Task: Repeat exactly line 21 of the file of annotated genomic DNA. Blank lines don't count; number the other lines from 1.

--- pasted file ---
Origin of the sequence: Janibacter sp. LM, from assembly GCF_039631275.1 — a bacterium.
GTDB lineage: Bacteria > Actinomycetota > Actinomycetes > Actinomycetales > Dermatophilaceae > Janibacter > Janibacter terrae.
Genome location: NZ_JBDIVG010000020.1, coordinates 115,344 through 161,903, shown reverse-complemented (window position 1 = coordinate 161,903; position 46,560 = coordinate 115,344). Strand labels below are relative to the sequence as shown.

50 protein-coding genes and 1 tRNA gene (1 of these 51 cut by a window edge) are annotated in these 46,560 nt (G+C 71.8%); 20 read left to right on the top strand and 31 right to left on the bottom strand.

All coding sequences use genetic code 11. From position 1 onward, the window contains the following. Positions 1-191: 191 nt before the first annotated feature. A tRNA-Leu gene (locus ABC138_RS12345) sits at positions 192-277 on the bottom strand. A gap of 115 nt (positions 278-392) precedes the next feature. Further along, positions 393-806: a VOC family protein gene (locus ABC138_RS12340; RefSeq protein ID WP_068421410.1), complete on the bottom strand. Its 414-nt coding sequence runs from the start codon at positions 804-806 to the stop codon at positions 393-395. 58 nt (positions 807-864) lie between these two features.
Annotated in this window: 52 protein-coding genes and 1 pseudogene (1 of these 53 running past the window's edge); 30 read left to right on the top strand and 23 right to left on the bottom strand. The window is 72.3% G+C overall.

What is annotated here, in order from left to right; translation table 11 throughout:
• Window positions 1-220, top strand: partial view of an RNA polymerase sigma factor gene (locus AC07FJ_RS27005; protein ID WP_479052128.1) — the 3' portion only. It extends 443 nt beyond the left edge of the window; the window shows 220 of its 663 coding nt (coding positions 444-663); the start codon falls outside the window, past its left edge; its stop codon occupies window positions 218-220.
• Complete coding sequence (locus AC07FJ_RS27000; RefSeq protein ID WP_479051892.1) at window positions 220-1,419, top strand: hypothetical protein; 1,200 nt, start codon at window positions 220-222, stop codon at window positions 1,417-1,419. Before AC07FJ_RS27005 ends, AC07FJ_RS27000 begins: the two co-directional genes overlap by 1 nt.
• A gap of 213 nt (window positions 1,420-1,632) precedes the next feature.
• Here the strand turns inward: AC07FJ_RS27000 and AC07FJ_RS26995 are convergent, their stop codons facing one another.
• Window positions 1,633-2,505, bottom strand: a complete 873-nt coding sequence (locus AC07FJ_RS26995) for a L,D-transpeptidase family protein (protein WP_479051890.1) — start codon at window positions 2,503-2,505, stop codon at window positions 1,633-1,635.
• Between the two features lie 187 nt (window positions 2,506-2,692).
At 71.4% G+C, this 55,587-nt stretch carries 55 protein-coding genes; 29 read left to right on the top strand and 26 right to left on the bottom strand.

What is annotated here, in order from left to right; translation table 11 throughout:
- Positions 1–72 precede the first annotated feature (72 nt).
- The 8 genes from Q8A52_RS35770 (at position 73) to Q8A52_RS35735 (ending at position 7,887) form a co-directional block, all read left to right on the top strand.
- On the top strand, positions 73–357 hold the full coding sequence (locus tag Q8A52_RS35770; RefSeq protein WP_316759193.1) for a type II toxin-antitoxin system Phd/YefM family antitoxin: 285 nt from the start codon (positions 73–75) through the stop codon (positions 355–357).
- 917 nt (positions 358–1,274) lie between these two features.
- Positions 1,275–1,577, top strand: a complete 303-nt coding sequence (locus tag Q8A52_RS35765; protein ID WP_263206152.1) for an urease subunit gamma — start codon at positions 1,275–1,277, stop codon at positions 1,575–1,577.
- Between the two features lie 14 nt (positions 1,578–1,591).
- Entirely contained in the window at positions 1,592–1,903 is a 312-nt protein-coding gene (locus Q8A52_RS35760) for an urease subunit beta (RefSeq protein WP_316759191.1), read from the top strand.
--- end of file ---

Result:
- Between the two features lie 14 nt (positions 1,578–1,591).